The Amazing Adventures of Kavalier & Clay


The Amazing Adventures of Kavalier & Clay

Infobox Book
name = The Amazing Adventures of Kavalier & Clay
title_orig =
translator =


image_caption = First edition cover
author = Michael Chabon
illustrator =
cover_artist =
country = United States
language = English
series =
subject =
genre = Historical Fiction
publisher = Random House
release_date = September 19 2000
english_release_date =
media_type = Print (Hardcover and Paperback)
pages = 639 pp
isbn = ISBN 0679450041
preceded_by =
followed_by =

"The Amazing Adventures of Kavalier & Clay" is a 2000 novel by American author Michael Chabon that won the Pulitzer Prize for Fiction in 2001. The novel follows the lives of the title characters, a Czech artist named Joe Kavalier and a Brooklyn-born writer named Sam Clay—both Jewish—before, during, and after World War II. Kavalier and Clay become major figures in the nascent comics industry during its "Golden Age." "Kavalier & Clay" was published to "nearly unanimous praise" and became a "New York Times" Best Seller, [http://lit.enotes.com/contemporary-literary-criticism/chabon-michael "Chabon, Michael: INTRODUCTION"] . "Contemporary Literary Criticism". Ed. Jeffrey W. Hunter. Vol. 149. Thomson Gale, 2002. eNotes.com. 2006. Retrieved on 2007-07-27.] receiving nominations for the 2000 National Book Critics Circle Award and PEN/Faulkner Award for Fiction. In 2007, "The New York Review of Books" called the novel Chabon's magnum opus.Leonard, John. [http://www.nybooks.com/articles/20252 “Meshuga Alaska”] , The New York Review of Books, 2007-06-14. Retrieved on 2007-07-27.]

The novel's publication was followed by several companion projects, including two short stories published by Chabon that consist of material apparently written for the novel but not included: "The Return of the Amazing Cavalieri" in "McSweeney's Quarterly Concern" (2001), and "Breakfast in the Wreck" in "The Virginia Quarterly Review" (2004). In 2004, a semi-epilogue to the novel was published separately under the title "A Postscript", in "Zap! Pow! Bam! The Superhero: The Golden Age of Comic Books, 1938-1950". From 2004 to 2006, Dark Horse Comics published two series of "Escapist" comic books based on the superhero stories described in the novel, some of which were written by Chabon.

A film adaptation, to be directed by Stephen Daldry and produced by Scott Rudin, began pre-production in 2001. In the following years, the film was repeatedly canceled and reinitiated, and as of April 2007 the project has stalled.

Plot summary

The novel begins in 1939 with the arrival of Josef Kavalier as a refugee in New York City, where he comes to live with his 17-year-old cousin Sammy Klayman. Besides having a shared interest in drawing, the two are also fans of the Jewish stage magician Harry Houdini, and share several connections to Houdini: Kavalier (like comics legend Jim Steranko) has actually studied escapology, which aided him in his departure from Europe, and Klayman is the son of the Mighty Molecule, a strongman on the vaudeville circuit.

Klayman gets Kavalier a job as an illustrator for a novelty products company which, due to the recent success of Superman, is attempting to get into the comic-book business. Renaming himself Sam Clay, Klayman starts writing adventure stories, and the two recruit several other Brooklyn teenagers to produce "Amazing Midget Radio Comics" (named to promote one of the company's novelty items). The magazine features their character the Escapist, an anti-fascist superhero who combines traits of (among others) Captain America, Harry Houdini, Batman, the Phantom, and the Scarlet Pimpernel; the Escapist becomes tremendously popular, but, as often happens, the writers and artists get a minimal share of the publisher's success. Kavalier and Clay are slow to realize that they are being exploited, as they have private concerns: Kavalier is trying to help his family escape from Nazi-occupied Prague, and has fallen in love with a bohemian girl with her own artistic aspirations, while Clay is exploring a secret homosexual life.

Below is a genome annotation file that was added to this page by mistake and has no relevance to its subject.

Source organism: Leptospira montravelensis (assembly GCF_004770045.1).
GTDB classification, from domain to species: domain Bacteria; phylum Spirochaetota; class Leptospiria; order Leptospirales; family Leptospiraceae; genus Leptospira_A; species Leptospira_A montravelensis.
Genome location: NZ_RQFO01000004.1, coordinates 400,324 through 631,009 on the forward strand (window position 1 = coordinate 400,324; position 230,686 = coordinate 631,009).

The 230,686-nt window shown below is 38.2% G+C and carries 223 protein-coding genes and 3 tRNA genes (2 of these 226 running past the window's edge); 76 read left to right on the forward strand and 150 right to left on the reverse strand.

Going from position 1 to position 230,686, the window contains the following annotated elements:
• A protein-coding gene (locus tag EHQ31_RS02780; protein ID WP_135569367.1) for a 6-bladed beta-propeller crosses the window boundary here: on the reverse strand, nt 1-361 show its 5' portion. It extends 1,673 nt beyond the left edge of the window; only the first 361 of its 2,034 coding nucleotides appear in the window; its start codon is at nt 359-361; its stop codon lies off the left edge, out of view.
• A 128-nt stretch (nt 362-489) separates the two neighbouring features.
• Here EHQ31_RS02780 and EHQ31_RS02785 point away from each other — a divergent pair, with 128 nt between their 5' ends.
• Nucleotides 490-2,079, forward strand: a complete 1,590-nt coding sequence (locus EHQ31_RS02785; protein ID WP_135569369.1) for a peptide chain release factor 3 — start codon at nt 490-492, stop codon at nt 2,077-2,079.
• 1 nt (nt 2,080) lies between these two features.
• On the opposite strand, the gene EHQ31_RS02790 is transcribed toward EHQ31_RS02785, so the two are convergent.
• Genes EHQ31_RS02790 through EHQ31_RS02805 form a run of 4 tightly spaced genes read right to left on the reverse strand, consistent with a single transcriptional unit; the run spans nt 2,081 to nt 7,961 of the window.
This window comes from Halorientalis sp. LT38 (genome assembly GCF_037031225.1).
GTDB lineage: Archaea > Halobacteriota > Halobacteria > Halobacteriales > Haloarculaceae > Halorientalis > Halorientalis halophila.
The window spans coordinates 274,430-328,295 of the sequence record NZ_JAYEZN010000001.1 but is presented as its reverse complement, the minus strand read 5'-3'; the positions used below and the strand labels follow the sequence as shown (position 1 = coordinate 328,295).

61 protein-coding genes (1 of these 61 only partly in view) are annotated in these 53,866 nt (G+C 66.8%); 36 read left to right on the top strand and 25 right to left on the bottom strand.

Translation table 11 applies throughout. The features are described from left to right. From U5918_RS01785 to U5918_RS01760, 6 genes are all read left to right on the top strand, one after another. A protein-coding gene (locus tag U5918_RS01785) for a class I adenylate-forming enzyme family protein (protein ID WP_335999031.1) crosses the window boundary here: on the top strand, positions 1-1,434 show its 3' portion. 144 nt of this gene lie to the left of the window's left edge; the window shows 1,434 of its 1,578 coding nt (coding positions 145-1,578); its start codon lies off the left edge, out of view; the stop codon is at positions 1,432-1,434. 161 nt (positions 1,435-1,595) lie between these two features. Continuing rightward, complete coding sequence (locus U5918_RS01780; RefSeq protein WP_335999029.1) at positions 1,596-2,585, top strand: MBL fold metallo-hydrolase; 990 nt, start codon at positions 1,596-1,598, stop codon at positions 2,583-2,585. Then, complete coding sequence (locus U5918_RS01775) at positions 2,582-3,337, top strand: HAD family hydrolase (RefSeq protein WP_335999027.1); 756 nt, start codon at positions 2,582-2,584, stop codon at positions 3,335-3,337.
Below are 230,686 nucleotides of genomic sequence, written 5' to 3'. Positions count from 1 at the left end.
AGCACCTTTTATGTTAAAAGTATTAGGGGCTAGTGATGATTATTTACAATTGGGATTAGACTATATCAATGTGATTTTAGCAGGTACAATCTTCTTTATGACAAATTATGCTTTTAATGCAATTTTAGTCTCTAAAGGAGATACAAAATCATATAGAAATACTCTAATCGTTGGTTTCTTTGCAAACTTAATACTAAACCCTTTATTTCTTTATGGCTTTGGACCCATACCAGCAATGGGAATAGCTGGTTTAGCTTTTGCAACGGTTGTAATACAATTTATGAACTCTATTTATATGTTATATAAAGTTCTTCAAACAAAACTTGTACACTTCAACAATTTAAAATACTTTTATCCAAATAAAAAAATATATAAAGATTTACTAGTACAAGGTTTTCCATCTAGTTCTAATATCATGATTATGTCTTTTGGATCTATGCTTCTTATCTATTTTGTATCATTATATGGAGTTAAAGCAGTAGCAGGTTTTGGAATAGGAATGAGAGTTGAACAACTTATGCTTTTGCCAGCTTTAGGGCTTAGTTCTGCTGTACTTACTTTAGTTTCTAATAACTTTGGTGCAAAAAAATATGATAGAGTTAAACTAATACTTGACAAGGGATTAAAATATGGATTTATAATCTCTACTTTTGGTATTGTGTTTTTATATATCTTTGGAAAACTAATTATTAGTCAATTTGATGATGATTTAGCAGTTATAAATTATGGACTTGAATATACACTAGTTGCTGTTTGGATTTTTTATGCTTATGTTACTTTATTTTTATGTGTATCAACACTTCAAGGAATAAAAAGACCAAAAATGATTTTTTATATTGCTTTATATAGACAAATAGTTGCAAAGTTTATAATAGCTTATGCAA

Kavalier, driven by grief over the murder of one family member by the Nazis and the internment of the balance of his family, enlists in the navy, unaware that his would-be fiancée is pregant. He returns from service only to find his cousin and former love a married couple; the remainder of the novel follows the three characters' attempts to reconstitute a family, and to find a new creative direction for comics.

Many events in the novel are based on the lives of actual comic-book creators including Jack Kirby, Stan Lee, Jerry Siegel, Joe Shuster, Joe Simon, Will Eisner, and Jim Steranko. Other historical figures play minor roles, including Salvador Dalí, Orson Welles, and Fredric Wertham. The novel's time span roughly mirrors that of the Golden Age of Comics itself, starting from shortly after the debut of Superman and concluding with the Kefauver Senate hearings, two events often used to demarcate the era.

Themes

An important aspect of the novel is the prominent role of Jewish writers and artists in not only the comic-book field, but fantasy fiction and American pop culture in general. Besides the pragmatic reasons for this (e.g., many Jewish illustrators ended up working in comic books because they were denied work in more "respectable" fields), Chabon suggests that comics and pulp fiction were crucibles for a uniquely American mythology that allowed outcasts and immigrants to dream of heroism, and that an aspect of Jewish tradition happened to fit well with this mythology; the novel's epigram, from Will Eisner, describes this aspect as "impossible solutions for insoluble problems".

Arguably the most important theme of the novel is that of escapism. The comic book character, "The Escapist", created by Kavalier and Clay, symbolises Joe's escape from Prague and Nazi-occupied Europe as well as Sammy's more metaphorical escape from himself - his polio-stricken body and his later-revealed homosexuality. This idea of escape plays a major role in dictating the actions of the two major characters throughout the book. Interestingly, this theme can also be found in other Jewish literary works that are set in this period, including "Enemies, a Love Story" by Isaac Bashevis Singer and "The Family Markowitz" by Allegra Goodman.

A secondary theme is the idea that in the 1930s, many people wanted a superman who could protect them from an increasingly dangerous world. In Jewish folklore, the Rabbi Maharal of Prague once created a superman, called the Golem to protect the Jewish ghetto from hostile Christians. Who will defend the Jewish people in Europe from the Nazis in the 1930s and 40s? Kavalier and Clay created modern-day Golems protectors in the form of superheroes, just as in reality, Jerry Siegel and Joe Shuster created Superman as a fictional protector of the weak and innocent. The superheroes of Kavalier and Clay smash Nazi armies, defeat Nazi supervillains and help save the world from the late 1930s through till the end of World War II.